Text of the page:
Symbolic interactionism therefore draws our attention to how the norms that define what a “normal” family is, and how it should operate, come into existence. The rules and expectations that coordinate the behaviour of family members are products of social processes and joint agreement, even if the agreements are tacit or implicit. In this perspective, norms and social conventions are not regarded as permanently fixed by functional requirements or unequal power relationships. Rather, new norms and social conventions continually emerge from ongoing social interactions to make family structures intelligible in new situations, and to enable them to operate and sustain themselves.
ambilineal: A type of unilateral descent that follows either the father’s or the mother’s side exclusively.
bigamy: The act of entering into marriage while still married to another person.
bilateral descent: The tracing of kinship through both parents’ ancestral lines.
cohabitation: When a couple shares a residence but is not married.
exchange theory: Social relationships are based on giving and returning valued goods or services. Individuals seek to maximize their rewards in their interactions with others.
extended family: A household that includes at least one parent and child as well as other relatives like grandparents, aunts, uncles, and cousins.
family: Socially recognized groups of individuals who may be joined by blood, marriage, or adoption, and who form an emotional connection and an economic unit of society.
family life course: A sociological model of family that sees the progression of events as fluid rather than as occurring in strict stages.
family life cycle: A set of predictable steps and patterns that families experience over time.
family of orientation: The family into which one is born.
family of procreation: A family that is formed through marriage.
fluid modernity: A condition of constant mobility and change in relationships within contemporary society.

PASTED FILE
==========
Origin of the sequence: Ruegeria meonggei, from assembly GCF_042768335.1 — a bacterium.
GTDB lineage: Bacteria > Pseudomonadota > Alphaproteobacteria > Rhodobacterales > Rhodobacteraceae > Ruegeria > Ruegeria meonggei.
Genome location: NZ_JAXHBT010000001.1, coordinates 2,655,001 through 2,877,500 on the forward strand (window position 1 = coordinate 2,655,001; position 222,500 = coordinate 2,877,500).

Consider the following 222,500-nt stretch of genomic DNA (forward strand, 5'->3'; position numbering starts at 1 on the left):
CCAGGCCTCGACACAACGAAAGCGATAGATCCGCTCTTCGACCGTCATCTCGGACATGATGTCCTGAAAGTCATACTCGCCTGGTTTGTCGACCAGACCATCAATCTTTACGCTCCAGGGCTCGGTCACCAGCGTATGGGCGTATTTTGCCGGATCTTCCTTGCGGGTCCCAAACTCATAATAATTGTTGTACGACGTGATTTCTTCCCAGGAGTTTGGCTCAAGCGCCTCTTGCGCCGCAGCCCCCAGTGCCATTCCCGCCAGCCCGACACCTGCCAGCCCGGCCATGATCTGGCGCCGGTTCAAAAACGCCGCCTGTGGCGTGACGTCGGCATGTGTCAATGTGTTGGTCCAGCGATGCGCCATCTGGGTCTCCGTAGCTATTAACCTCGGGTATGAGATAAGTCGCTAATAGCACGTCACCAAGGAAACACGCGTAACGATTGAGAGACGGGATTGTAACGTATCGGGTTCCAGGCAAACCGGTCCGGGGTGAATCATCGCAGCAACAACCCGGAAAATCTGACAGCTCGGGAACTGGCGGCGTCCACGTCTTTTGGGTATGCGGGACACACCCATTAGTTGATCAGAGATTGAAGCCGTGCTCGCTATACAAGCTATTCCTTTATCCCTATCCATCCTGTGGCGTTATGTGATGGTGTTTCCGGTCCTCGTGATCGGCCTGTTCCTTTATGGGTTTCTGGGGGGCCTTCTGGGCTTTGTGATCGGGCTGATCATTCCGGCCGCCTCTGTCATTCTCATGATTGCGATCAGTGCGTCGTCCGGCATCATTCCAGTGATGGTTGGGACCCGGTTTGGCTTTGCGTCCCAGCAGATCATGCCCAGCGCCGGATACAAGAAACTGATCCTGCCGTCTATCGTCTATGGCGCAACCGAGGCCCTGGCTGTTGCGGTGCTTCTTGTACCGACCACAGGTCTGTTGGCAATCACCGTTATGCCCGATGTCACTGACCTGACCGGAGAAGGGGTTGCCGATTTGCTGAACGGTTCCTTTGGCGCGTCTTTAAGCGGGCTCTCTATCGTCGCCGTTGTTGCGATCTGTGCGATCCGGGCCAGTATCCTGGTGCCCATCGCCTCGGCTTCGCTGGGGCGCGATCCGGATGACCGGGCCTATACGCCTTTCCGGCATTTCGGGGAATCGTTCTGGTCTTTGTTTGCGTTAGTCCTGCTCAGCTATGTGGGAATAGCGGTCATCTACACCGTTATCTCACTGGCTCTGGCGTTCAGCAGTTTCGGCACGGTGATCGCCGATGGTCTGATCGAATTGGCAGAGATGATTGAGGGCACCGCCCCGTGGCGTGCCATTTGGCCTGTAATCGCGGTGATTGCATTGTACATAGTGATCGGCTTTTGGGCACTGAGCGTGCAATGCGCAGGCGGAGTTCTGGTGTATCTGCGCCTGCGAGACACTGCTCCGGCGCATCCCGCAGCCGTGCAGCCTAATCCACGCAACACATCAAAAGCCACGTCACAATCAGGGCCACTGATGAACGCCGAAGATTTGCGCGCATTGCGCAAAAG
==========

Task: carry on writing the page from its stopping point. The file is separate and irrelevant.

intimate partner violence (IPV): Violence that occurs between individuals who maintain a romantic or sexual relationship; includes unmarried, cohabiting, and same-sex couples, as well as heterosexual married couples.
kinship: A person’s traceable ancestry (by blood, marriage, and/or adoption).
liquid modernity: See fluid modernity.
marriage: A legally recognized contract between two or more people in a sexual relationship, who have an expectation of permanence about their relationship.
matrilineal descent: A type of unilateral descent that follows the mother’s side only.
matrilocal residence: A system in which it is customary for a husband to live with his wife’s family.
monogamy: When someone is married to only one person at a time.
nuclear family: A cohabiting man and woman who maintain a socially approved sexual relationship and have at least one child.
patrilineal descent: A type of unilateral descent that follows the father’s line only.
patrilocal residence: A system in which it is customary for a wife to live with (or near) her husband’s family.
polyandry: A form of marriage in which one woman is married to more than one man at one time.
polygamy: The state of being committed or married to more than one person at a time
polygyny: a form of marriage in which one man is married to more than one woman at one time.
shaken-baby syndrome: A group of medical symptoms, such as brain swelling and retinal hemorrhage, resulting from forcefully shaking or impacting an infant’s head.
total divorce rate: A projection of how many new marriages are expected to fail after 30 years, based on the divorce rate by marriage duration observed in a given year.
unilateral descent: The tracing of kinship through one parent only.